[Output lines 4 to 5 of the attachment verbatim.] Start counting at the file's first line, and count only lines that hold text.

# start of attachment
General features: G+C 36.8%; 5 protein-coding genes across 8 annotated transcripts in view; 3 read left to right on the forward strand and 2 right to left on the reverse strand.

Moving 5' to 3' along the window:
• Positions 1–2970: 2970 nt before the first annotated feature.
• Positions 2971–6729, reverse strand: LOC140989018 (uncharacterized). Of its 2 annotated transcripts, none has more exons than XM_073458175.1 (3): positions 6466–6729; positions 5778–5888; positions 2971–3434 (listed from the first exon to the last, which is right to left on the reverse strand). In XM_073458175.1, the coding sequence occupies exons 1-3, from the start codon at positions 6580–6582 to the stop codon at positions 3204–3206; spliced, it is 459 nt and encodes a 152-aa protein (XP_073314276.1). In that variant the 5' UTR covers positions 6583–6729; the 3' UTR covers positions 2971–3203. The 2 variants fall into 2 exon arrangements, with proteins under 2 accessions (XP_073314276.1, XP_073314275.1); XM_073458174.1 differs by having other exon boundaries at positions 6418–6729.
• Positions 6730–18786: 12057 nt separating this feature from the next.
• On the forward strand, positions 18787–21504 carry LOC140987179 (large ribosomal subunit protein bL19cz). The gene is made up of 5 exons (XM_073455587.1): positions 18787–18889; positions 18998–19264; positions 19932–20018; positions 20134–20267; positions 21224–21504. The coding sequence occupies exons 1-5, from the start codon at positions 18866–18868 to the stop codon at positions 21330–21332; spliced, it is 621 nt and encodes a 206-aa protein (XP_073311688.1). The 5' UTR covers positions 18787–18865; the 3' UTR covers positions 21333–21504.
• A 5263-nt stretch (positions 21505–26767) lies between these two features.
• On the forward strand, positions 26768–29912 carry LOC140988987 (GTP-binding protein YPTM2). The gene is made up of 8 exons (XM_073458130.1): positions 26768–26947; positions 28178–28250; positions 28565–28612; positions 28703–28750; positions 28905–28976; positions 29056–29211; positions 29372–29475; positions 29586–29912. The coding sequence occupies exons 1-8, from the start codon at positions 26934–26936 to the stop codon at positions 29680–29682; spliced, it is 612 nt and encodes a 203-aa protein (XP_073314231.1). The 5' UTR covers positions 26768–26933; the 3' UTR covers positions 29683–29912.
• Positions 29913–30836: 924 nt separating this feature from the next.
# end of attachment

• Positions 2971–6729, reverse strand: LOC140989018 (uncharacterized). Of its 2 annotated transcripts, none has more exons than XM_073458175.1 (3): positions 6466–6729; positions 5778–5888; positions 2971–3434 (listed from the first exon to the last, which is right to left on the reverse strand). In XM_073458175.1, the coding sequence occupies exons 1-3, from the start codon at positions 6580–6582 to the stop codon at positions 3204–3206; spliced, it is 459 nt and encodes a 152-aa protein (XP_073314276.1). In that variant the 5' UTR covers positions 6583–6729; the 3' UTR covers positions 2971–3203. The 2 variants fall into 2 exon arrangements, with proteins under 2 accessions (XP_073314276.1, XP_073314275.1); XM_073458174.1 differs by having other exon boundaries at positions 6418–6729.
• Positions 6730–18786: 12057 nt separating this feature from the next.